It was a warm summer's day when she tied her horse to the tree at the edges of the woods, and looked up the grassy hill to the small, rocky cave entrance. The leaves were green, the birds were singing, and somewhere many miles away her men were falling to the swords and spears of her sister's armies, giving ground, falling back, making their heroic last stand.
She had known the place for a long time. Once she had realised her sister's ambitions, she had dug in every library and trove of ancient knowledge, and employed a small army of scholars to do the same. She had not known of the Word at first, of course: it was a better-kept secret than that. She had merely sought anything, any knowledge or power or wisdom, that might tip the balance in her favour - and she had no doubts that her sister was doing likewise. She was careful. Those who burnt the papers that she found were not the scholars who loved them so. There would be no such weakness in her sister's strategies, and so she endeavoured to exclude them from her own. In the end it had not been in the papers, despite the rewards she had offered and the wide search that her people had conducted, but the act of looking attracted those who knew.
They had come to her in the night, three shadows in her room, winged and clawed and fanged. Her first instinct was to take them for assassins, but she quelled such thoughts, because had her sister managed to infiltrate assassins to her bedchamber, she would not have allowed her to wake. Neither were the kind who would wish to gloat of their accomplishments to the other. Her sister did not seek her humiliation, her screams, her pleas for mercy - merely her calm and quiet elimination from the list of threats that she had to consider. There were plenty of dangers for the royalty of Charn, these days, without a potential competitor remaining alive. The people were challenge enough.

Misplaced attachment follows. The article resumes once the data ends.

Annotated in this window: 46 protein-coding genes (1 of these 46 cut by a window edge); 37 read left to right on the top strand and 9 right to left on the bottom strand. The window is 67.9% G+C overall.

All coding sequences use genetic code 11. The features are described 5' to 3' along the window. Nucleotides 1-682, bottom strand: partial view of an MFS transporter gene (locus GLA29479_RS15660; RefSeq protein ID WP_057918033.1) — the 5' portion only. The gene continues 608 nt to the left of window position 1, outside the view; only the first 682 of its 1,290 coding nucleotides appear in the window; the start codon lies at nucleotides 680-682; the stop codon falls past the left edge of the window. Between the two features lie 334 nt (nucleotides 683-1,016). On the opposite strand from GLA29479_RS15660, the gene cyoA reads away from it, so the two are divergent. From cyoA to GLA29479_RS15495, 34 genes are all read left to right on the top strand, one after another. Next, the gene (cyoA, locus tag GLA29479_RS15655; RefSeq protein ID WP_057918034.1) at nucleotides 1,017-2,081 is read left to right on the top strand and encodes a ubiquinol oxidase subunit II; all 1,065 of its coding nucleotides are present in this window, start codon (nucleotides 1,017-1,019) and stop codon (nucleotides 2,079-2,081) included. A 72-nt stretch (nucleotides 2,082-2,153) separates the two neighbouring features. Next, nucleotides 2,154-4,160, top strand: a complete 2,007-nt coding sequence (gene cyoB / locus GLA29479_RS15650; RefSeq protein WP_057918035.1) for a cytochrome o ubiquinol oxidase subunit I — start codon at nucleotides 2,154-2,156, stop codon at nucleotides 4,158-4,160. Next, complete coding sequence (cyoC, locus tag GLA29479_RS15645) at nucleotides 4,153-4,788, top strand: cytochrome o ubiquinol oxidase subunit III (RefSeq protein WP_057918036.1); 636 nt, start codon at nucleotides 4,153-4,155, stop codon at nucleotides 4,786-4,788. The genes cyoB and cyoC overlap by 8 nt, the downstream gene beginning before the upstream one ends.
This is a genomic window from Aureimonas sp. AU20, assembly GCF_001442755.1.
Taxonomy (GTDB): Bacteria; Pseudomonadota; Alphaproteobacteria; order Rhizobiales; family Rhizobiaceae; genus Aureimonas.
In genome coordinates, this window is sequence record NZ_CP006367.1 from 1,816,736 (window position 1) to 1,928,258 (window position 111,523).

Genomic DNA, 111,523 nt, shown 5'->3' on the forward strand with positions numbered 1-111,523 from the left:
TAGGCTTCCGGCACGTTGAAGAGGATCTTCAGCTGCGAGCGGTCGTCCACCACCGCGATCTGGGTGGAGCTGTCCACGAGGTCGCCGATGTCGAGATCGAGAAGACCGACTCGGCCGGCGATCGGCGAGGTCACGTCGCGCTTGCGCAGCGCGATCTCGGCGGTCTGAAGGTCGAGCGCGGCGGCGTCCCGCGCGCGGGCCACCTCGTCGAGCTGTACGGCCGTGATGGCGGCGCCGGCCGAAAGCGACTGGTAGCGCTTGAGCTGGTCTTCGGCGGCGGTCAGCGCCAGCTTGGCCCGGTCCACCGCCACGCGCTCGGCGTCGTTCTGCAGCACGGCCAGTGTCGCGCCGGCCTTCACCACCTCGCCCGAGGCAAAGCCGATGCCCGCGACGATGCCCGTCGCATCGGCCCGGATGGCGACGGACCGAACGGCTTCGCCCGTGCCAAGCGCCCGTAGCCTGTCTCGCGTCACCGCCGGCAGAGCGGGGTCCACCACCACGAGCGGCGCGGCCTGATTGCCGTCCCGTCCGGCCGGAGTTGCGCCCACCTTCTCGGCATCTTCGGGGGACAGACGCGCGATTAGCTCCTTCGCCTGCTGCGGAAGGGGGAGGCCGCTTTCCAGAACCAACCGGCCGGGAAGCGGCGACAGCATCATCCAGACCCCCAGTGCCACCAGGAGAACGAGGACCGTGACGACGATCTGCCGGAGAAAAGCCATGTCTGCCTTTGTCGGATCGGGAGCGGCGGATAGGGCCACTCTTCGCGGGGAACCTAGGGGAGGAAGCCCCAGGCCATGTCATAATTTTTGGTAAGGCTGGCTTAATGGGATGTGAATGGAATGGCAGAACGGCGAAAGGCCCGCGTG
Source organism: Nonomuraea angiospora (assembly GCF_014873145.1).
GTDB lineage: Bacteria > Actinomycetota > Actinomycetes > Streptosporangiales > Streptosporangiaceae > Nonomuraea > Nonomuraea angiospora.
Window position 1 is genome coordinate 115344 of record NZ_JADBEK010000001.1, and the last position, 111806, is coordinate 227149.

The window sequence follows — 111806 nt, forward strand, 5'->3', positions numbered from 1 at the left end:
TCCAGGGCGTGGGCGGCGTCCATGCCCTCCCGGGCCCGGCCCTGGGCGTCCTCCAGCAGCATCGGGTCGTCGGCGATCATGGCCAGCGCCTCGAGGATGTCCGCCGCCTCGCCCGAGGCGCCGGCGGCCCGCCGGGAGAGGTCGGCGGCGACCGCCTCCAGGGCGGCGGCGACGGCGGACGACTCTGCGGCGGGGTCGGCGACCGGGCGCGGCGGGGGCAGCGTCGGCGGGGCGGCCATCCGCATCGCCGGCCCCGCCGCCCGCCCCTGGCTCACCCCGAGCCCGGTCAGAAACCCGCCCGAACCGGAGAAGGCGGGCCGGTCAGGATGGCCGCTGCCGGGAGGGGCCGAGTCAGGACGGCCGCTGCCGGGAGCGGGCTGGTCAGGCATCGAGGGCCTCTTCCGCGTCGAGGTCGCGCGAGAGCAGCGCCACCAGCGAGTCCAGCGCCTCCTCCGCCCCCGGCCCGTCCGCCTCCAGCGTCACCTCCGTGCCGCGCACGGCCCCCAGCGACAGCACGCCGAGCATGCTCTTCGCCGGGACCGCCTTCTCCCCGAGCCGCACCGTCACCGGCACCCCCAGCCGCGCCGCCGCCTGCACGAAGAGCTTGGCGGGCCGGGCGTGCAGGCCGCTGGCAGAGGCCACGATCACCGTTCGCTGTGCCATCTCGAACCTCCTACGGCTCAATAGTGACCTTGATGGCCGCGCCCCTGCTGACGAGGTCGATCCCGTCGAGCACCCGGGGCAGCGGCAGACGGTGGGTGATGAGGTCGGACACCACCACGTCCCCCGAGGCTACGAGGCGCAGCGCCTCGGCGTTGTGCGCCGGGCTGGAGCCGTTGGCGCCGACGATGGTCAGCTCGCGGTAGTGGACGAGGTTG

One to each side and one at the foot of her bed, the winged horrors each asked her a question.
"What do you seek?"
"Why do you seek it?"
"What is the price you are willing to pay?"
She had made to answer confidently, as befit her station, but found that a strange paralysis had crept over her, and she could do no such thing.
"Do not be hasty."
"Consider your actions."
"To seek is to find."
She had fallen then into sleep, but not the kind of sleep which is a blank relief from the day's concerns - no, this was a dreaming sleep, and the dreams were not the jumble of the mind turning over the worries and thoughts locked within itself, but the clear and vivid dreams of a prophet. From the west gate of a familiar city, she rode through a gentle forest, drank from a crystal brook, ate from a fruit-heavy tree - out of season, as the summer air and the vivid green leaves reminded her - and finally came to a grassy hill. She tied her horse to a tree and looked upon a cave entrance, and then she awoke.
It was the morning, and her recollection was perfect. Of her night-time visitation, there was no trace. She was glad, as she would have hated to have been forced to waste competent guards by slaughtering the witnesses. Her breakfast was poisoned, and there were no traces of the perpetrators of that crime, either. She began to worry. Had she awoken forces that she could not control?
Of course not. There was nothing she could not control. She was the heir to the Empire of Charn.